Jesus College is one of the constituent colleges of the University of Oxford in England.
Jesus College is one of the constituent colleges of the University of Oxford in England.
This is a list of castles in the Eastern Mediterranean and Middle East, founded or occupied during the Crusades.
Jesus College, Oxford, the first Protestant college at the University of Oxford, was founded by Elizabeth I in 1571 at the instigation of a Welsh clergyman, Hugh Price.
Jesus College is one of the constituent colleges of the University of Oxford in England.
Jesus College is one of the constituent colleges of the University of Oxford in England.
In legal terms, Henry VIII of England had only three wives, because three of his putative marriages were annulled.
Literature Wales is the Welsh national literature promotion agency and society of writers, existing to promote Welsh-language and English-language literature in Wales.
The livery companies of the City of London, currently 110 in number, comprise London's ancient and modern trade associations and guilds, almost all of which are styled the "Worshipful Company of..." their respective craft, trade or profession.
The London Borough of Richmond upon Thames in southwest London, England, forms part of Outer London and is the only London borough on both sides of the River Thames.
The Lord Chancellor, formally the Lord High Chancellor of Great Britain, is the highest ranking among those Great Officers of State which are appointed regularly in the United Kingdom, nominally outranking even the Prime Minister.
A lump sum is a single payment of money, as opposed to a series of payments made over time (such as an annuity).
Macmillan Publishers Ltd (occasionally known as the Macmillan Group) is an international publishing company owned by Holtzbrinck Publishing Group.
Magnus Magnusson, KBE (12 October 19297 January 2007) was an Icelandic journalist, translator, writer and television presenter.
Market Street runs east-west in central Oxford, England.
Mary I (18 February 1516 – 17 November 1558) was the Queen of England and Ireland from July 1553 until her death.
Mastermind is a British game show, well known for its challenging questions, intimidating setting, and air of seriousness.
Maud Green (6 April 1492 – 1 December 1531) is best known as the mother of Catherine Parr, the sixth wife of King Henry VIII of England.
Maurice Antonia Jones (born September 14, 1964) is the president and CEO of the Local Initiatives Support Corporation, a national community development financial institution.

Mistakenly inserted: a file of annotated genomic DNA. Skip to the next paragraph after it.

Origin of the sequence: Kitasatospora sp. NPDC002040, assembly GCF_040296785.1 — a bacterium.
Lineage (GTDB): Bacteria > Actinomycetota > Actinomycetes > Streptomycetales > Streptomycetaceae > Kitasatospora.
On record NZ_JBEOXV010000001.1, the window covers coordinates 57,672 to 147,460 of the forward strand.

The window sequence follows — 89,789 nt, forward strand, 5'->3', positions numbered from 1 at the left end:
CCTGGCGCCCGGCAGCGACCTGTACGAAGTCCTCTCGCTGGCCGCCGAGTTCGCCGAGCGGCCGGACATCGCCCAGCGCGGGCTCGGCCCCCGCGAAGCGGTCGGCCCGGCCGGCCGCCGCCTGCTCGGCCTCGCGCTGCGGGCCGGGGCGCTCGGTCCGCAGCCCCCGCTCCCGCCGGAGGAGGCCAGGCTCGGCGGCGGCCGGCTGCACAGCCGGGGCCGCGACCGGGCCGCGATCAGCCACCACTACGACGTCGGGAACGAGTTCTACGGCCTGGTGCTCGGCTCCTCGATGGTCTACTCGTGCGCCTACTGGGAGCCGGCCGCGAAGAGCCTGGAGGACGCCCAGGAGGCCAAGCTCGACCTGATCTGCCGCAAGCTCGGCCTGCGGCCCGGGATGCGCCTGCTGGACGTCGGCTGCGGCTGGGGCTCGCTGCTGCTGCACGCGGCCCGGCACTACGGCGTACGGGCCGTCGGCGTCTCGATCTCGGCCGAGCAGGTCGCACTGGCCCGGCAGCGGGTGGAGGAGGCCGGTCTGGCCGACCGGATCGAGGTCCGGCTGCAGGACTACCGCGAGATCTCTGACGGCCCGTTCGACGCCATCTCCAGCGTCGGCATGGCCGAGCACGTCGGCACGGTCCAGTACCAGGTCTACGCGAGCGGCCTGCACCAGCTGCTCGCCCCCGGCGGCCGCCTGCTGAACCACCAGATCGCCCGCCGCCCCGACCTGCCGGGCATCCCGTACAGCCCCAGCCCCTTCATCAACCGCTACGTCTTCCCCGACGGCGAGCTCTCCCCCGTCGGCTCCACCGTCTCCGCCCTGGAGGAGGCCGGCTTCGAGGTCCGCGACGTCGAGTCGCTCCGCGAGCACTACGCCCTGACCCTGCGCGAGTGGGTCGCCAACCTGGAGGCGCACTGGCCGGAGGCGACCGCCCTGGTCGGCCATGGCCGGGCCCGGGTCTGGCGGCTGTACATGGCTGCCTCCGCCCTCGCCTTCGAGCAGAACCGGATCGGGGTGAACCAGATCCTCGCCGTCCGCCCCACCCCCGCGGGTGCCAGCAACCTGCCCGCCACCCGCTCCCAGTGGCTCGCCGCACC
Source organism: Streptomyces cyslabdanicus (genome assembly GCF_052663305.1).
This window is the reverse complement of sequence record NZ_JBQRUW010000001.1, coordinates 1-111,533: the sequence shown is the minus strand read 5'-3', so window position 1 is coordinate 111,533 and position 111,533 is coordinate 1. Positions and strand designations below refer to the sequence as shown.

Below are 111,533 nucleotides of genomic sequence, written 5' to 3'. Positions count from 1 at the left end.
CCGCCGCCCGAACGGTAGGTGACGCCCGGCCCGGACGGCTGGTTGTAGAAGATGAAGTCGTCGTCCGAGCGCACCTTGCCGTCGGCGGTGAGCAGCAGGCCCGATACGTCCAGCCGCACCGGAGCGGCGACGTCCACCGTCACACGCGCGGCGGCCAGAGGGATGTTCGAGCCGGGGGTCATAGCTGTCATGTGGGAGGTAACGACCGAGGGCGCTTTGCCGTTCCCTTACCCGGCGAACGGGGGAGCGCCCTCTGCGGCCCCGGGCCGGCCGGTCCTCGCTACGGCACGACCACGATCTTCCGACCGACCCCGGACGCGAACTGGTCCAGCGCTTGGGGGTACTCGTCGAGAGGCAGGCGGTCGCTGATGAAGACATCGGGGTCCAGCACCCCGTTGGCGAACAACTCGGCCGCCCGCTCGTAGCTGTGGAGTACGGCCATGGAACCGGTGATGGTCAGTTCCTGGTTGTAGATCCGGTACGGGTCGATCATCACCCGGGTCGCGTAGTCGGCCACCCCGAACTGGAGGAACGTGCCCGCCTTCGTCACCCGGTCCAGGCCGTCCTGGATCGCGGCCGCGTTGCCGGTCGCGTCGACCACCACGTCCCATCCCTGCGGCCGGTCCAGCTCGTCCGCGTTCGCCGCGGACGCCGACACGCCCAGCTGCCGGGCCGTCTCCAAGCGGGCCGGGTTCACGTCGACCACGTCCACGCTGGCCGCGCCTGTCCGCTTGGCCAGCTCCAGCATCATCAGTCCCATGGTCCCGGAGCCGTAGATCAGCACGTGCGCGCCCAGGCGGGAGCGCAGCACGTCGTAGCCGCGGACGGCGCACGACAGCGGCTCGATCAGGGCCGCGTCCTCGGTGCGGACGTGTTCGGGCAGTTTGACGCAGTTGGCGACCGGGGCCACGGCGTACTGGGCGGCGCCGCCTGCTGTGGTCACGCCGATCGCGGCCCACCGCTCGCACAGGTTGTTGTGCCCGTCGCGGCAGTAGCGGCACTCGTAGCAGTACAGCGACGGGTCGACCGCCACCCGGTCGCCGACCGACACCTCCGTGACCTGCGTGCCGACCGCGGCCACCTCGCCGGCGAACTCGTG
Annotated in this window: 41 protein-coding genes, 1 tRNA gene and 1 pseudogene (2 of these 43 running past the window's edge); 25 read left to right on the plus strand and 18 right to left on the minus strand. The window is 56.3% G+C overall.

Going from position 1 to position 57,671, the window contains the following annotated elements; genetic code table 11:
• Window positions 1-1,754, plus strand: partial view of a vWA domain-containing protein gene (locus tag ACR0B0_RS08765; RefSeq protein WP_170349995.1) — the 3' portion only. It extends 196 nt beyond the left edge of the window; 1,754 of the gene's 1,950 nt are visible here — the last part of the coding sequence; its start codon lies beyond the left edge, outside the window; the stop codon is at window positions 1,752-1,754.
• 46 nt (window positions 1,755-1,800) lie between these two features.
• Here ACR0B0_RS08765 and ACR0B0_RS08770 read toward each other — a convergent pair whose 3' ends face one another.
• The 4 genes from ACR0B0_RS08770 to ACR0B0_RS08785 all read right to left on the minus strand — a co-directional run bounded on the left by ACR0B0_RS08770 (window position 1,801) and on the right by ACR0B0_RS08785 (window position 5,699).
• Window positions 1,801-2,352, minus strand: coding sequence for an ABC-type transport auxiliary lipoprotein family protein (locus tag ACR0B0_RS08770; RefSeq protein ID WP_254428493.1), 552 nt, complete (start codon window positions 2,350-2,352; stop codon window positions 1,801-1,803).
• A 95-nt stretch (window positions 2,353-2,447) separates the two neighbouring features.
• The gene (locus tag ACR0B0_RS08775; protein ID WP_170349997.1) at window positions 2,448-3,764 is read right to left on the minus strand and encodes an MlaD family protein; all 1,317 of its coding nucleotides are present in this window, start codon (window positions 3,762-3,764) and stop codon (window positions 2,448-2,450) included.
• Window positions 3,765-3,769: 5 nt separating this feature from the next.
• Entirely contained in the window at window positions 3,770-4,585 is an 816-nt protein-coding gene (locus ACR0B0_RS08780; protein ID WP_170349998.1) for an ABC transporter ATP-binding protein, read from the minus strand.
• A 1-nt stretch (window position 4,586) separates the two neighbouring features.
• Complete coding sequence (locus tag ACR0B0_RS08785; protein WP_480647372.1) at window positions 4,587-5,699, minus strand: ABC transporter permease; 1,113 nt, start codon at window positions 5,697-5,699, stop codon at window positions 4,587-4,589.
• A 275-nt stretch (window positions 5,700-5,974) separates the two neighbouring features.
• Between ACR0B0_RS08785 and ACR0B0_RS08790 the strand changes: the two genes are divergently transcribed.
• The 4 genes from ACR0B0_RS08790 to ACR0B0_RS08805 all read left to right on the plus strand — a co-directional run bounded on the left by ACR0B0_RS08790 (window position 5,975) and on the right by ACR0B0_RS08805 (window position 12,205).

Michael Roberts (died 3 May 1679) was Principal of Jesus College, Oxford from 1648 to 1657.
Michaelmas term is the first academic term of the academic year in a number of English-speaking universities and schools in the northern hemisphere, especially in the United Kingdom.
The Middle Easttranslit-std; translit; Orta Şərq; Central Kurdish: ڕۆژھەڵاتی ناوین, Rojhelatî Nawîn; Moyen-Orient; translit; translit; translit; Rojhilata Navîn; translit; Bariga Dhexe; Orta Doğu; translit is a transcontinental region centered on Western Asia, Turkey (both Asian and European), and Egypt (which is mostly in North Africa).
A missionary is a member of a religious group sent into an area to proselytize and/or perform ministries of service, such as education, literacy, social justice, health care, and economic development.
A musket is a muzzle-loaded, smoothbore long gun that appeared in early 16th century Europe, at first as a heavier variant of the arquebus, capable of penetrating heavy armor.
Napoléon Bonaparte (15 August 1769 – 5 May 1821) was a French statesman and military leader who rose to prominence during the French Revolution and led several successful campaigns during the French Revolutionary Wars.
The Napoleonic Wars (1803–1815) were a series of major conflicts pitting the French Empire and its allies, led by Napoleon I, against a fluctuating array of European powers formed into various coalitions, financed and usually led by the United Kingdom.
Narcissus is a genus of predominantly spring perennial plants of the Amaryllidaceae (amaryllis) family.
Neal Blewett, AC (born 24 October 1933), Australian politician, was an Australian Labor Party member of the Australian House of Representatives representing the Division of Bonython, South Australia from 1977 to 1994.
New Year is the time or day at which a new calendar year begins and the calendar's year count increments by one.
New Year's Day, also called simply New Year's or New Year, is observed on January 1, the first day of the year on the modern Gregorian calendar as well as the Julian calendar.
In the Gregorian calendar, New Year's Eve (also known as Old Year's Day or Saint Sylvester's Day in many countries), the last day of the year, is on 31 December which is the seventh day of Christmastide.
Niall Campbell Ferguson (born 18 April 1964) Niall Ferguson is a conservative British historian and political commentator.
Nigel James Hitchin FRS (born 2 August 1946) a British mathematician working in the fields of differential geometry, algebraic geometry, and mathematical physics.
Sir Nigel Richard Shadbolt (born 9 April 1956) is Principal of Jesus College, Oxford, and Professorial Research Fellow in the Department of Computer Science, University of Oxford.